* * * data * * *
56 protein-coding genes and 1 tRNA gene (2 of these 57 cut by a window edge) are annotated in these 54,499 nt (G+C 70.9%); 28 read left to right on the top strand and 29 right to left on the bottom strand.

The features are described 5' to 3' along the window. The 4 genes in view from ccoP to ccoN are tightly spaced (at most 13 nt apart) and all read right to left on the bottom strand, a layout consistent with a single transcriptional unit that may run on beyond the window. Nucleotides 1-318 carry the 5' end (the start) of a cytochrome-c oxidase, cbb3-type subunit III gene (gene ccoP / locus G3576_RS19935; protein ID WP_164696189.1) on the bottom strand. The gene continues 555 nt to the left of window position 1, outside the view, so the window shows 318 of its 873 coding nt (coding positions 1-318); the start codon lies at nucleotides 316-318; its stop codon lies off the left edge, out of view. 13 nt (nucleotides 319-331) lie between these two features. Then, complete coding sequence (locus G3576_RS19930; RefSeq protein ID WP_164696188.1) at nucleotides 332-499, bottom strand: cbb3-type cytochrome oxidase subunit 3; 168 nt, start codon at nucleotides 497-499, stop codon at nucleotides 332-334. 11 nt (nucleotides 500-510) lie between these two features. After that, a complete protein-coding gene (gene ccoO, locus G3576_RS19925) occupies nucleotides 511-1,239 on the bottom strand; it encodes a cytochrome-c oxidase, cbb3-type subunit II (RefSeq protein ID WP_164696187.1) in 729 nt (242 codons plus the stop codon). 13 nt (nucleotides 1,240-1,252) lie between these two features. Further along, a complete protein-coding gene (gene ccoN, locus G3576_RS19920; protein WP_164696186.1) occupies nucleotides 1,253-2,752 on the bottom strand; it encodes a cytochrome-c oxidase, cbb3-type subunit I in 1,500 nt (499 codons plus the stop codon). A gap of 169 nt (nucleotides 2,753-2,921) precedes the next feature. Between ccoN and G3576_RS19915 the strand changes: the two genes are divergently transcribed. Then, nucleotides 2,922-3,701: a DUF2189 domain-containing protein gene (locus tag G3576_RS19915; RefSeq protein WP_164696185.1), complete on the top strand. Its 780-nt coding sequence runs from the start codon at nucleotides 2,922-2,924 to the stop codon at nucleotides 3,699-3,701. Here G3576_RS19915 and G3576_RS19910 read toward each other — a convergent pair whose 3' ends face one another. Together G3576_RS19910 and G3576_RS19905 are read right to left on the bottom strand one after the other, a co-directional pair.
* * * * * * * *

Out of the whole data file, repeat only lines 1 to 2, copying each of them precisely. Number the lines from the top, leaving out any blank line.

56 protein-coding genes and 1 tRNA gene (2 of these 57 cut by a window edge) are annotated in these 54,499 nt (G+C 70.9%); 28 read left to right on the top strand and 29 right to left on the bottom strand.

The features are described 5' to 3' along the window. The 4 genes in view from ccoP to ccoN are tightly spaced (at most 13 nt apart) and all read right to left on the bottom strand, a layout consistent with a single transcriptional unit that may run on beyond the window. Nucleotides 1-318 carry the 5' end (the start) of a cytochrome-c oxidase, cbb3-type subunit III gene (gene ccoP / locus G3576_RS19935; protein ID WP_164696189.1) on the bottom strand. The gene continues 555 nt to the left of window position 1, outside the view, so the window shows 318 of its 873 coding nt (coding positions 1-318); the start codon lies at nucleotides 316-318; its stop codon lies off the left edge, out of view. 13 nt (nucleotides 319-331) lie between these two features. Then, complete coding sequence (locus G3576_RS19930; RefSeq protein ID WP_164696188.1) at nucleotides 332-499, bottom strand: cbb3-type cytochrome oxidase subunit 3; 168 nt, start codon at nucleotides 497-499, stop codon at nucleotides 332-334. 11 nt (nucleotides 500-510) lie between these two features. After that, a complete protein-coding gene (gene ccoO, locus G3576_RS19925) occupies nucleotides 511-1,239 on the bottom strand; it encodes a cytochrome-c oxidase, cbb3-type subunit II (RefSeq protein ID WP_164696187.1) in 729 nt (242 codons plus the stop codon). 13 nt (nucleotides 1,240-1,252) lie between these two features. Further along, a complete protein-coding gene (gene ccoN, locus G3576_RS19920; protein WP_164696186.1) occupies nucleotides 1,253-2,752 on the bottom strand; it encodes a cytochrome-c oxidase, cbb3-type subunit I in 1,500 nt (499 codons plus the stop codon). A gap of 169 nt (nucleotides 2,753-2,921) precedes the next feature. Between ccoN and G3576_RS19915 the strand changes: the two genes are divergently transcribed. Then, nucleotides 2,922-3,701: a DUF2189 domain-containing protein gene (locus tag G3576_RS19915; RefSeq protein WP_164696185.1), complete on the top strand. Its 780-nt coding sequence runs from the start codon at nucleotides 2,922-2,924 to the stop codon at nucleotides 3,699-3,701. Here G3576_RS19915 and G3576_RS19910 read toward each other — a convergent pair whose 3' ends face one another. Together G3576_RS19910 and G3576_RS19905 are read right to left on the bottom strand one after the other, a co-directional pair.